After nearly a year and a half since a federal judge ruled the Environmental Protection Agency’s “enhanced coordination process” for denying mining permits to Kentucky’s energy sector was illegal, a Kentucky representative is now grilling the U.S. Corps of Engineers on why gridlock continues in issuing new permits.
U.S. Rep. Hal Rogers, R-KY, went on the offensive last week during an Energy and Water Appropriations Subcommittee hearing with the Corps:
“In particular, I expect some explanation for why the Corps continues to drag its feet in issuing mining permits under Section 404 of the Clean Water Act. This continued deadlock is shuttering mines and adding thousands to unemployment lines in Kentucky and throughout Appalachia.”
In fact, coal companies have laid off more than 2,100 miners in Eastern Kentucky alone since January 2012 according to the Eastern Kentucky Concentrated Employment Program, due in no small part to this sort of gridlock in issuing mining permits. Kentucky coal communities now rank among the worst in unemployment with rates above 14%, well over the overall state rate of 8.1%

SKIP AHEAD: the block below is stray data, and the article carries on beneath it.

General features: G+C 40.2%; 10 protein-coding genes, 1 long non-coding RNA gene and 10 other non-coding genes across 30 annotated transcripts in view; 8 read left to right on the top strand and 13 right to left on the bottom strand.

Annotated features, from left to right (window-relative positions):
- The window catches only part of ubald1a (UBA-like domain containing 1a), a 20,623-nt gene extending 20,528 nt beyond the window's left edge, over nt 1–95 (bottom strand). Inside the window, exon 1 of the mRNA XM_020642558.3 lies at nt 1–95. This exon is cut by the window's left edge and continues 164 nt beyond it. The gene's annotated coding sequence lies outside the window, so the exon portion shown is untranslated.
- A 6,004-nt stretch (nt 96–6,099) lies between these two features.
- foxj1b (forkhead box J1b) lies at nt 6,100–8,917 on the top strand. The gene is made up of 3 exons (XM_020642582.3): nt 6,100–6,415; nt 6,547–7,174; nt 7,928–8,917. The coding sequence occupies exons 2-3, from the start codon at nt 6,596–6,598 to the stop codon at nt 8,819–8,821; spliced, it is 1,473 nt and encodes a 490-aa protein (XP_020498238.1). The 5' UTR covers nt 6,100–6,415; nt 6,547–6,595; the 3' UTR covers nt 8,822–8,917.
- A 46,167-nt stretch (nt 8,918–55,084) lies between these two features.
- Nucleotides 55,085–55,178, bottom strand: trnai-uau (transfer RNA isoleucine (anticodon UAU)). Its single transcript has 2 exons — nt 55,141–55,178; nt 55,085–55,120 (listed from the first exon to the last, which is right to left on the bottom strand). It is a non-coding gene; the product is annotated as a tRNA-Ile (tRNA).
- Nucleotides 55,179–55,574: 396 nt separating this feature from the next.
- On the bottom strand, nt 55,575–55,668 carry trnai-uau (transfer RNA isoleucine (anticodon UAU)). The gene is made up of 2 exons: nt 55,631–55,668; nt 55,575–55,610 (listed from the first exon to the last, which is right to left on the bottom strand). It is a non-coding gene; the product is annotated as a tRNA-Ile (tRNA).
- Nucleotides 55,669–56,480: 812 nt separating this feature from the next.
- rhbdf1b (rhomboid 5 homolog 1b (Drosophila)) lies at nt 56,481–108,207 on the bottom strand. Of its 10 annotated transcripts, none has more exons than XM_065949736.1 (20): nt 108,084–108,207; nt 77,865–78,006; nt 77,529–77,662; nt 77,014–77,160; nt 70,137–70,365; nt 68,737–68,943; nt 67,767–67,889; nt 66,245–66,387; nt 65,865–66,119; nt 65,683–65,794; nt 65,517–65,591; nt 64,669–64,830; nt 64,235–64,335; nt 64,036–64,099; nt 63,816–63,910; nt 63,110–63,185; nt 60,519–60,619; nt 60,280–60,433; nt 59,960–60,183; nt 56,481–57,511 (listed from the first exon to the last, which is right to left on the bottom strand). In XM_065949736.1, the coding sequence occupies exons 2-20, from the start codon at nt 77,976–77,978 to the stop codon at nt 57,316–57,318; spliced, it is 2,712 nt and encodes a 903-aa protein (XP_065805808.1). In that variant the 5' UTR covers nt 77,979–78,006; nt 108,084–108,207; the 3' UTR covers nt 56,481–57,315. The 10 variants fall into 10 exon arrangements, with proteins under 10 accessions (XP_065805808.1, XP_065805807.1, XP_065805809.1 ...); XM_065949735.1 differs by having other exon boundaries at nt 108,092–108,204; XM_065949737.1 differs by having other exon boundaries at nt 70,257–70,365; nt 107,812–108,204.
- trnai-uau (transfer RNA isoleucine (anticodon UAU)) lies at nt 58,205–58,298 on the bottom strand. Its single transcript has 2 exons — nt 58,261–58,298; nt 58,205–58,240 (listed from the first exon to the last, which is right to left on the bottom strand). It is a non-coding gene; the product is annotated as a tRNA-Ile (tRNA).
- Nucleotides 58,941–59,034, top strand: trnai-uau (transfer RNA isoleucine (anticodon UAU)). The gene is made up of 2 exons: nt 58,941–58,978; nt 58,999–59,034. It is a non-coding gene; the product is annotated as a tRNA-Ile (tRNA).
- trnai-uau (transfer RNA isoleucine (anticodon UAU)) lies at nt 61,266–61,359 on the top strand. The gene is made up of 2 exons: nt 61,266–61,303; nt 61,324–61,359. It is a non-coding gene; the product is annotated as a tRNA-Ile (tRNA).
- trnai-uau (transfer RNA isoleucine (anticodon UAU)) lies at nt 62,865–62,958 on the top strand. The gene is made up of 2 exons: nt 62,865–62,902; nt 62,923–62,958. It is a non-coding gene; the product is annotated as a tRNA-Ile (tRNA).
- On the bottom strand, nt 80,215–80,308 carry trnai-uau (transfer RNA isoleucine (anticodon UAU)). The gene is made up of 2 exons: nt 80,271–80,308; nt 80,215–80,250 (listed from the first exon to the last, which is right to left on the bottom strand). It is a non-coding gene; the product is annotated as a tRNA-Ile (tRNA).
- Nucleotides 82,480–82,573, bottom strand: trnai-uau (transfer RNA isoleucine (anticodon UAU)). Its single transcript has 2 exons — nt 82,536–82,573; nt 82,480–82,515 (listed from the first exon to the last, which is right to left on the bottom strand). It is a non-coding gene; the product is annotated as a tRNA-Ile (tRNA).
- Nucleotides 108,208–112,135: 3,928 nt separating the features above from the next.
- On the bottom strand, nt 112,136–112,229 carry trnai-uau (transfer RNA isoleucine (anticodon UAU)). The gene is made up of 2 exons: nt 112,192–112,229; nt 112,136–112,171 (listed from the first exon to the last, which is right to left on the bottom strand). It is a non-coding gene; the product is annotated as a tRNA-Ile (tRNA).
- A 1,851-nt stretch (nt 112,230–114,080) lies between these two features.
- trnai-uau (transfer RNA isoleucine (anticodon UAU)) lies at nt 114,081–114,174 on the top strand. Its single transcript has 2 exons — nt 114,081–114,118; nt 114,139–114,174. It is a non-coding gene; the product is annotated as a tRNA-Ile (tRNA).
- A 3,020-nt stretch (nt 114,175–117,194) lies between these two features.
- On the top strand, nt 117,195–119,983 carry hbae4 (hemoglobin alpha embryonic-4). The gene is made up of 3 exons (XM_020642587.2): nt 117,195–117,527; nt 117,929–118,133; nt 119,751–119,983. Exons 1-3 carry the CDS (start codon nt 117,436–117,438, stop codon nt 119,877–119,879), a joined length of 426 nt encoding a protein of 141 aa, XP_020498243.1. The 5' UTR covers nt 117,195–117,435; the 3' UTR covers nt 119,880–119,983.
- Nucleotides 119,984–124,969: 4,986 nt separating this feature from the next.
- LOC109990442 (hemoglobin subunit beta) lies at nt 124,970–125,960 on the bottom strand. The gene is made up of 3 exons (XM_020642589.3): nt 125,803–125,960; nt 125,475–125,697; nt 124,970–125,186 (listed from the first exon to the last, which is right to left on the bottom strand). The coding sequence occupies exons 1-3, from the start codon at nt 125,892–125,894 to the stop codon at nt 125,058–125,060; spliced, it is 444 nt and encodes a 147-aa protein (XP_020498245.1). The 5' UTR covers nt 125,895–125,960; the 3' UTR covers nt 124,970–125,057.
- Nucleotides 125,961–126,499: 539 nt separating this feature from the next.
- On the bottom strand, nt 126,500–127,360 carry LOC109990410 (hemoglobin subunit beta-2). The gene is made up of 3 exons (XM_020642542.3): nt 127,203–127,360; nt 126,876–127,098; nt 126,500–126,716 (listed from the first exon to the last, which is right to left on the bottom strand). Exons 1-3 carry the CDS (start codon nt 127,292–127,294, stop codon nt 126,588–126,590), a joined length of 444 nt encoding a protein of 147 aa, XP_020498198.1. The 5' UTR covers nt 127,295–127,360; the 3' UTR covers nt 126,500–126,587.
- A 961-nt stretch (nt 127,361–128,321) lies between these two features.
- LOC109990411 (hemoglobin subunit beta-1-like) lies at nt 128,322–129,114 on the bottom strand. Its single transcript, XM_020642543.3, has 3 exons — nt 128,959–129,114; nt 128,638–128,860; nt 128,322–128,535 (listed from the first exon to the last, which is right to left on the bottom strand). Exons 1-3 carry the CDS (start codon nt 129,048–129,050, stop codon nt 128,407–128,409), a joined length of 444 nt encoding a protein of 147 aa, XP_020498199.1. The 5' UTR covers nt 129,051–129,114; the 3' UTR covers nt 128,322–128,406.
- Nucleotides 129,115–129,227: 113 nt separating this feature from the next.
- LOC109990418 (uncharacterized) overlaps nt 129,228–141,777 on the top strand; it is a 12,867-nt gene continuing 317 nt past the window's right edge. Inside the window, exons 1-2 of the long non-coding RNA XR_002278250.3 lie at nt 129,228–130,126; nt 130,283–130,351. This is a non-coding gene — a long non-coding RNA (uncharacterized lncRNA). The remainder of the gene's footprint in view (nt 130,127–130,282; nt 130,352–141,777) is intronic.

Unemployment isn’t the only problem resulting from the blockage of new mining permits. Thanks to this mysterious gridlock, coal severance taxes are also down, resulting in million-dollar budget deficits for coal county governments. What’s worse, the U.S. Energy Information Administration predicts that while coal demand is set to rise almost everywhere across the globe, coal production in eastern Kentucky coalfields will be half as much in 2018 as compared to 2010. Again, denying mining permits is not alleviating the issue.
With eastern Kentucky only set to face even more job loss in the coming years, one has to wonder what the real reason is for the U.S. Corps of Engineers denying mining permits – despite the court ruling revoking the same kind of behavior from the EPA.